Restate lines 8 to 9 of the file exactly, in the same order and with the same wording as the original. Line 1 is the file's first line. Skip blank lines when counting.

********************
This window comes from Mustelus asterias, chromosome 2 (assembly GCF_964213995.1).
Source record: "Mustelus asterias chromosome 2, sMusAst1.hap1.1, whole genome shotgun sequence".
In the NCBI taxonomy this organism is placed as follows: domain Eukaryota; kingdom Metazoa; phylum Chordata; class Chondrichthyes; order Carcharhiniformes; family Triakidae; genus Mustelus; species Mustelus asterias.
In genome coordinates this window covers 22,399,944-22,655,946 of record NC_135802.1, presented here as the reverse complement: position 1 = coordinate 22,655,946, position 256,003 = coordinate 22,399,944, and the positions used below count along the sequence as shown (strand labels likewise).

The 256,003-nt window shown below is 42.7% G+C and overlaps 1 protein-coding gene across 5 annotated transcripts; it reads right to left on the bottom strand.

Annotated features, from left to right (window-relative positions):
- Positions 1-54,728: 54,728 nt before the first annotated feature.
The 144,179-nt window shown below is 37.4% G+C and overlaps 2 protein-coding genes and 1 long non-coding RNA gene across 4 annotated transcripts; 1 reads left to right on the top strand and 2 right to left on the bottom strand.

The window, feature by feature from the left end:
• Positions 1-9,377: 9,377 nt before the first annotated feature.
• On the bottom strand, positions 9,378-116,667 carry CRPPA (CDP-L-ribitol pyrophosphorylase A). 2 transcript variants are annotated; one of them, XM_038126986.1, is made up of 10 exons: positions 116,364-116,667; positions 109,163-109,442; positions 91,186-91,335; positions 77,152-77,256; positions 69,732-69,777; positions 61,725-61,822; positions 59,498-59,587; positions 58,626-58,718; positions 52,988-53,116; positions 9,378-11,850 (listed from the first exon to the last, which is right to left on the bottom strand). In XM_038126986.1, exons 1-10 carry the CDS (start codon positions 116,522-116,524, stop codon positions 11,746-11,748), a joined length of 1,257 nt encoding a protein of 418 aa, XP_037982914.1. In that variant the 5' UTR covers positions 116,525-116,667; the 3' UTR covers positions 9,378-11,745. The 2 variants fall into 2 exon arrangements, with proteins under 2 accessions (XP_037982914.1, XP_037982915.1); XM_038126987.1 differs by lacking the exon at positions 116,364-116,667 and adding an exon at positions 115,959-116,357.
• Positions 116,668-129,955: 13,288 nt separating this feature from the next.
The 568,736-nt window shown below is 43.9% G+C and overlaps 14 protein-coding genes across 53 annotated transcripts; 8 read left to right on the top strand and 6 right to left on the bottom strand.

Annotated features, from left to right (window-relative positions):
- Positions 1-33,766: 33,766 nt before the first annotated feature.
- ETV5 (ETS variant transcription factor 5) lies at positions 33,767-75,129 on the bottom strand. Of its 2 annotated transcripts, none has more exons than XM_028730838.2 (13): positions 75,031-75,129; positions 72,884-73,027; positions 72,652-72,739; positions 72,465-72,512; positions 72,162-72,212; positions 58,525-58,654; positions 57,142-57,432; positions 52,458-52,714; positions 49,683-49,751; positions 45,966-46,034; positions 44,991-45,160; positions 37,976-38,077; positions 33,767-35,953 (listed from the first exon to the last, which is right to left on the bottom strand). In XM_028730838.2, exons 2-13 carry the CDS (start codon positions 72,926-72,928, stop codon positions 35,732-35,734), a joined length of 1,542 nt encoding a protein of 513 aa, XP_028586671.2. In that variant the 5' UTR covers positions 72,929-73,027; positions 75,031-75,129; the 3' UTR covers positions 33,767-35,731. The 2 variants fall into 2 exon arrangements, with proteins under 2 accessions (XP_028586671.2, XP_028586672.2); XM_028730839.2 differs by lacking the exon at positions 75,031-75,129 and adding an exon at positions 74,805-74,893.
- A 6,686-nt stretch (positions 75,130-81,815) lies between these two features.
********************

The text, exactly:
The 144,179-nt window shown below is 37.4% G+C and overlaps 2 protein-coding genes and 1 long non-coding RNA gene across 4 annotated transcripts; 1 reads left to right on the top strand and 2 right to left on the bottom strand.

The window, feature by feature from the left end: